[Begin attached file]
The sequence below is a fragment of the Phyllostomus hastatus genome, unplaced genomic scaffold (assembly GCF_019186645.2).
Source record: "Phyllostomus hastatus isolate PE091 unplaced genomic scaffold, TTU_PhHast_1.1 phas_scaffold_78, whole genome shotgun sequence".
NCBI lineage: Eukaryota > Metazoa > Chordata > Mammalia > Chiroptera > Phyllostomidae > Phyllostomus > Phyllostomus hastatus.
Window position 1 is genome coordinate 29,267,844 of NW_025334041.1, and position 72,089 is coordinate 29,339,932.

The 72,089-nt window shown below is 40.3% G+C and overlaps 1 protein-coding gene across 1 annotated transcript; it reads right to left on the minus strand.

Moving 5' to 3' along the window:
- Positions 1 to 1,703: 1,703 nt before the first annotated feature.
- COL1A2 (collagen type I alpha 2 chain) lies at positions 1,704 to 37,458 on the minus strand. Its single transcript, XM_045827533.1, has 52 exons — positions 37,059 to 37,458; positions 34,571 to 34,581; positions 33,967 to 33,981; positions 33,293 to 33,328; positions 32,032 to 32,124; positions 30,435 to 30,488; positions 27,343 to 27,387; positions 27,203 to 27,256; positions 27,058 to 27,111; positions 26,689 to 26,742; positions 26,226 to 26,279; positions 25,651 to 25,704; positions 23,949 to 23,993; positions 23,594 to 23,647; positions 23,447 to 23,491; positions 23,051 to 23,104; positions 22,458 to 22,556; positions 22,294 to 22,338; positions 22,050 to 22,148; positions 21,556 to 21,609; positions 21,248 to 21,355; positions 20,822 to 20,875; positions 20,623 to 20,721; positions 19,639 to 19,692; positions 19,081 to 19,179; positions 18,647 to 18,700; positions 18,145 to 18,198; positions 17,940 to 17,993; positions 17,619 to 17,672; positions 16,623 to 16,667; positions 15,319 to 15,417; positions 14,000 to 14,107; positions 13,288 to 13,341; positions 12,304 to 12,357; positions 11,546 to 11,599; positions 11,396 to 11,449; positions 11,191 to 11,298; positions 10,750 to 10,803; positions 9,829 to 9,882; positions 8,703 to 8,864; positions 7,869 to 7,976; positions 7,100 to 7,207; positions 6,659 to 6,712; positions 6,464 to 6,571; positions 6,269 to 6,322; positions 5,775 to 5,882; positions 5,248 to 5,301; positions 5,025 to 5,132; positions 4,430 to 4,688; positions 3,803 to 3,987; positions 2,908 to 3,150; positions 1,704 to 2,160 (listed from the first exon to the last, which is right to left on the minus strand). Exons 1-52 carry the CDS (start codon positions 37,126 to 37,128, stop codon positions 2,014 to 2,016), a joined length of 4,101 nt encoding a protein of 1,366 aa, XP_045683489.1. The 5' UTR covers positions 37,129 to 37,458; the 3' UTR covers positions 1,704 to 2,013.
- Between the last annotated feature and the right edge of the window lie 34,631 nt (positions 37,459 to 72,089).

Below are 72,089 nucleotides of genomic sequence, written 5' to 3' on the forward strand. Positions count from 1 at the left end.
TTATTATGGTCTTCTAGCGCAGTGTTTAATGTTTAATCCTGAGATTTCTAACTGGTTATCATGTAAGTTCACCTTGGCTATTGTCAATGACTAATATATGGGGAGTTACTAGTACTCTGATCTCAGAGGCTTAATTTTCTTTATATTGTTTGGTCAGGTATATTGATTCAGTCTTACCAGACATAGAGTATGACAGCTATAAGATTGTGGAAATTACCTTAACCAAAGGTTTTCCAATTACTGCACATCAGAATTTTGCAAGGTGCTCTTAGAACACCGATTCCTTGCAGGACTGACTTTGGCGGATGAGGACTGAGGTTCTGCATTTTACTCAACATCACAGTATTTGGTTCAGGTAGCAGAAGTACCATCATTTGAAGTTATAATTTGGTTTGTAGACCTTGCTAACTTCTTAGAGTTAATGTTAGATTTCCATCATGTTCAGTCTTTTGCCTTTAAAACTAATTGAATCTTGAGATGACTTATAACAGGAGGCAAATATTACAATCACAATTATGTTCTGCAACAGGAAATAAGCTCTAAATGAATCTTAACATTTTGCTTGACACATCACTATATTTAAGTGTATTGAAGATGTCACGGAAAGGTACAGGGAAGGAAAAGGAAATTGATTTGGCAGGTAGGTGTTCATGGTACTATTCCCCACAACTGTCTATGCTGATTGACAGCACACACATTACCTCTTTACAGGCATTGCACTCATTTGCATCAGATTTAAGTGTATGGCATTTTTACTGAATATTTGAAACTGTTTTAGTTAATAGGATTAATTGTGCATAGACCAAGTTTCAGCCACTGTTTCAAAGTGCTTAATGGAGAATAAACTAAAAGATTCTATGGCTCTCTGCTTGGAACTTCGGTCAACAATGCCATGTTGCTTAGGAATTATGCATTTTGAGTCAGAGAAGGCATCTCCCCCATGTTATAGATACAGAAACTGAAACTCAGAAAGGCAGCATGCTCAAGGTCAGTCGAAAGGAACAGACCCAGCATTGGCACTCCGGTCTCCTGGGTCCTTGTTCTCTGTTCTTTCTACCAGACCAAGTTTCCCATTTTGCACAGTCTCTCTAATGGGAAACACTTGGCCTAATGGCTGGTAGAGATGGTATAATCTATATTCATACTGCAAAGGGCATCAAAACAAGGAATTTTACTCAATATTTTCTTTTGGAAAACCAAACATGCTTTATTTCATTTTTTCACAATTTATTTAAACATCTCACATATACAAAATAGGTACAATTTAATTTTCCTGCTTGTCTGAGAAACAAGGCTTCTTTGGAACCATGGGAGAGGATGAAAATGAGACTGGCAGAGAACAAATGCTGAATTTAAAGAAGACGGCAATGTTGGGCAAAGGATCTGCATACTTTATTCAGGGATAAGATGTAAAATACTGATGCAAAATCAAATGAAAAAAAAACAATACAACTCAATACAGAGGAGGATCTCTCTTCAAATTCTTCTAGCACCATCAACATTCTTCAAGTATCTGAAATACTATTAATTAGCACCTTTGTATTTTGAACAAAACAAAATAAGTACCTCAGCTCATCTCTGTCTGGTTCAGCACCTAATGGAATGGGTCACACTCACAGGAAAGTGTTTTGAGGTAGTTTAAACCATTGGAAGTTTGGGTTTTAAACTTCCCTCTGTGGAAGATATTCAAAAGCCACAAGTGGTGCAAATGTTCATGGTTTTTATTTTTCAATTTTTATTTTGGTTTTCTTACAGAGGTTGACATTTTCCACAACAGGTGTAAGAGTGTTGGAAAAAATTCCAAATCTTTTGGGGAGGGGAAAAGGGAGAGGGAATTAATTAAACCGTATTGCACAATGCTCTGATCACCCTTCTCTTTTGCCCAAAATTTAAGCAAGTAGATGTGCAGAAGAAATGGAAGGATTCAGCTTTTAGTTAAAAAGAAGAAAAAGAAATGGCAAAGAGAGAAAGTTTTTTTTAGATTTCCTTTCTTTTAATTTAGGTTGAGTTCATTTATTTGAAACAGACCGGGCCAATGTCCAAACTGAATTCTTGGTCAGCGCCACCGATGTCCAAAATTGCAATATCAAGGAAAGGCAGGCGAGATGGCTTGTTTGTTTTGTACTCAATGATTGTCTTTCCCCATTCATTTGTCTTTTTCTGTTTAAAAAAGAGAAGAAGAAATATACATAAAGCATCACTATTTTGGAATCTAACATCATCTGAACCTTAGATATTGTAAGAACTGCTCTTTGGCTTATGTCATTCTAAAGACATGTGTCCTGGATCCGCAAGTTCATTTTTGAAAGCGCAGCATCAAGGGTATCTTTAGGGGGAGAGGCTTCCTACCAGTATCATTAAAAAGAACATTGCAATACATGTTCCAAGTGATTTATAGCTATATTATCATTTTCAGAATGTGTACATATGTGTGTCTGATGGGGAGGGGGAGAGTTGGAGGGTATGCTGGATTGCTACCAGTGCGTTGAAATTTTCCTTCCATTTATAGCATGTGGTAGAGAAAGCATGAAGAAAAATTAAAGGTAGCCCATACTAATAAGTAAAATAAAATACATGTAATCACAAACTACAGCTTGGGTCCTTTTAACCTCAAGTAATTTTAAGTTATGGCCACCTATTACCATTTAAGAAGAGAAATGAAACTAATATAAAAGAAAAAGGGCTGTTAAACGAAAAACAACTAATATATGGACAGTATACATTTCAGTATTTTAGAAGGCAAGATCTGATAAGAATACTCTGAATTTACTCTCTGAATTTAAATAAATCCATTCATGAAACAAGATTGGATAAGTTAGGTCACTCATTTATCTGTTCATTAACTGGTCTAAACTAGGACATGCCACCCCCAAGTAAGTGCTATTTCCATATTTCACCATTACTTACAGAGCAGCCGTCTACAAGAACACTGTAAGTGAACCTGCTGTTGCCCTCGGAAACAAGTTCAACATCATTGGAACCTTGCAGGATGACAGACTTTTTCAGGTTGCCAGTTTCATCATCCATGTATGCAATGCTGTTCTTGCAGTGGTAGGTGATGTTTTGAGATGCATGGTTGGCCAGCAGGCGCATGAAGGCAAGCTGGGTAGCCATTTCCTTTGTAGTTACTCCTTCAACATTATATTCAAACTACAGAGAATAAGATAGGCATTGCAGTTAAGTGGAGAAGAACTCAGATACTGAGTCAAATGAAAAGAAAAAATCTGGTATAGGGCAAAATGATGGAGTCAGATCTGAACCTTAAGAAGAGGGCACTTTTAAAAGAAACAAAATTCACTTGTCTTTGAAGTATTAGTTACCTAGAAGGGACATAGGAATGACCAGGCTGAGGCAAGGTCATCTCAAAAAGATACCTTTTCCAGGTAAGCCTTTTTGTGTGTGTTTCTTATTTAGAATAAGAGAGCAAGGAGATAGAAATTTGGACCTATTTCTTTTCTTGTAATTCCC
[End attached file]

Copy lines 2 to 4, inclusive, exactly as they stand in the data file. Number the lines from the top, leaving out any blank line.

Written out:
Source record: "Phyllostomus hastatus isolate PE091 unplaced genomic scaffold, TTU_PhHast_1.1 phas_scaffold_78, whole genome shotgun sequence".
NCBI lineage: Eukaryota > Metazoa > Chordata > Mammalia > Chiroptera > Phyllostomidae > Phyllostomus > Phyllostomus hastatus.
Window position 1 is genome coordinate 29,267,844 of NW_025334041.1, and position 72,089 is coordinate 29,339,932.